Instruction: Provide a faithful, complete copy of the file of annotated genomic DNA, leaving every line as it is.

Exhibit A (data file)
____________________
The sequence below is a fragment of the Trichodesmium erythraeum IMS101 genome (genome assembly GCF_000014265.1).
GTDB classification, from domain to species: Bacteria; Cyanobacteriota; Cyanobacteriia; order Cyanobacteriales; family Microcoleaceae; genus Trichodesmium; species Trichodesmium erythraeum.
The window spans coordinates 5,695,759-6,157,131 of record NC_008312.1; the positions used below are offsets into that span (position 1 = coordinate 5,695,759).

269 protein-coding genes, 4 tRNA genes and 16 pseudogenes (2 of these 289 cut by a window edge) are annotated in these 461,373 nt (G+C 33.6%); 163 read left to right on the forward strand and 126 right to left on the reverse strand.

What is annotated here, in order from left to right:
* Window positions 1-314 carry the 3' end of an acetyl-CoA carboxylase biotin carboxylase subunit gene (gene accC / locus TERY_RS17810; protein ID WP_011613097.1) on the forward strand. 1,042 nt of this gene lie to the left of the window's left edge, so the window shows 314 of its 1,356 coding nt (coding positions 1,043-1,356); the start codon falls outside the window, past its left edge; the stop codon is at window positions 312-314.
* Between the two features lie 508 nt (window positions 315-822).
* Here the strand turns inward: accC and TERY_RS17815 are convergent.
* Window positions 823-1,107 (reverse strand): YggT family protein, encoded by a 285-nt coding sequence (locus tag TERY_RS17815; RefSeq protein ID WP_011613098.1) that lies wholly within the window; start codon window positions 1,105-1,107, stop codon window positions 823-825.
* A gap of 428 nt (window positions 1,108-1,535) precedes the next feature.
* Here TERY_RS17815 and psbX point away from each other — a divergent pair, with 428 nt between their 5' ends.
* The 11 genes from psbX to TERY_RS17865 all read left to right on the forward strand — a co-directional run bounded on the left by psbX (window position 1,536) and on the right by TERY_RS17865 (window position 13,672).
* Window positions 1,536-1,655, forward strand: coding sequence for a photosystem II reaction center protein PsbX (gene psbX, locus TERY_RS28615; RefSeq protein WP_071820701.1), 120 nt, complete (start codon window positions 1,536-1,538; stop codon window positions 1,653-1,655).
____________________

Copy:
The sequence below is a fragment of the Trichodesmium erythraeum IMS101 genome (genome assembly GCF_000014265.1).
GTDB classification, from domain to species: Bacteria; Cyanobacteriota; Cyanobacteriia; order Cyanobacteriales; family Microcoleaceae; genus Trichodesmium; species Trichodesmium erythraeum.
The window spans coordinates 5,695,759-6,157,131 of record NC_008312.1; the positions used below are offsets into that span (position 1 = coordinate 5,695,759).

269 protein-coding genes, 4 tRNA genes and 16 pseudogenes (2 of these 289 cut by a window edge) are annotated in these 461,373 nt (G+C 33.6%); 163 read left to right on the forward strand and 126 right to left on the reverse strand.

What is annotated here, in order from left to right:
* Window positions 1-314 carry the 3' end of an acetyl-CoA carboxylase biotin carboxylase subunit gene (gene accC / locus TERY_RS17810; protein ID WP_011613097.1) on the forward strand. 1,042 nt of this gene lie to the left of the window's left edge, so the window shows 314 of its 1,356 coding nt (coding positions 1,043-1,356); the start codon falls outside the window, past its left edge; the stop codon is at window positions 312-314.
* Between the two features lie 508 nt (window positions 315-822).
* Here the strand turns inward: accC and TERY_RS17815 are convergent.
* Window positions 823-1,107 (reverse strand): YggT family protein, encoded by a 285-nt coding sequence (locus tag TERY_RS17815; RefSeq protein ID WP_011613098.1) that lies wholly within the window; start codon window positions 1,105-1,107, stop codon window positions 823-825.
* A gap of 428 nt (window positions 1,108-1,535) precedes the next feature.
* Here TERY_RS17815 and psbX point away from each other — a divergent pair, with 428 nt between their 5' ends.
* The 11 genes from psbX to TERY_RS17865 all read left to right on the forward strand — a co-directional run bounded on the left by psbX (window position 1,536) and on the right by TERY_RS17865 (window position 13,672).
* Window positions 1,536-1,655, forward strand: coding sequence for a photosystem II reaction center protein PsbX (gene psbX, locus TERY_RS28615; RefSeq protein WP_071820701.1), 120 nt, complete (start codon window positions 1,536-1,538; stop codon window positions 1,653-1,655).